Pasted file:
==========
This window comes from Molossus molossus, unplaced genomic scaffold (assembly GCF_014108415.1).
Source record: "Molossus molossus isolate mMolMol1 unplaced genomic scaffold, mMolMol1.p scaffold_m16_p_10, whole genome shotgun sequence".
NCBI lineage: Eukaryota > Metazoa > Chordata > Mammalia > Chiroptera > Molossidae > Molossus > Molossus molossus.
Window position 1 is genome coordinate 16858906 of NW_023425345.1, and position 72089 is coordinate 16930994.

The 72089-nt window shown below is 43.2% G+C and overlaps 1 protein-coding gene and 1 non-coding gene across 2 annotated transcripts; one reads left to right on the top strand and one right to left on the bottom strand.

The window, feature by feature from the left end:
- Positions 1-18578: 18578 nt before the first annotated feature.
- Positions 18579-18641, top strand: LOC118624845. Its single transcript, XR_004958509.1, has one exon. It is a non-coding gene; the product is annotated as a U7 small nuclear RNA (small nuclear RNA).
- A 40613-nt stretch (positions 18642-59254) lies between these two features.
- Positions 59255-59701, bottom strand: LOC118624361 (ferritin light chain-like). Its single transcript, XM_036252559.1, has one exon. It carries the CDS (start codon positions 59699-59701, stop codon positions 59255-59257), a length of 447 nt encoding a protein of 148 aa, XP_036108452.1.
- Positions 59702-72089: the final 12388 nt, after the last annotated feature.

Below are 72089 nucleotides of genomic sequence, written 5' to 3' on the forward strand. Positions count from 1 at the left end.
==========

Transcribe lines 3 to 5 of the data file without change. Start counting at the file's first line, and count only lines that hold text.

NCBI lineage: Eukaryota > Metazoa > Chordata > Mammalia > Chiroptera > Molossidae > Molossus > Molossus molossus.
Window position 1 is genome coordinate 16858906 of NW_023425345.1, and position 72089 is coordinate 16930994.

The 72089-nt window shown below is 43.2% G+C and overlaps 1 protein-coding gene and 1 non-coding gene across 2 annotated transcripts; one reads left to right on the top strand and one right to left on the bottom strand.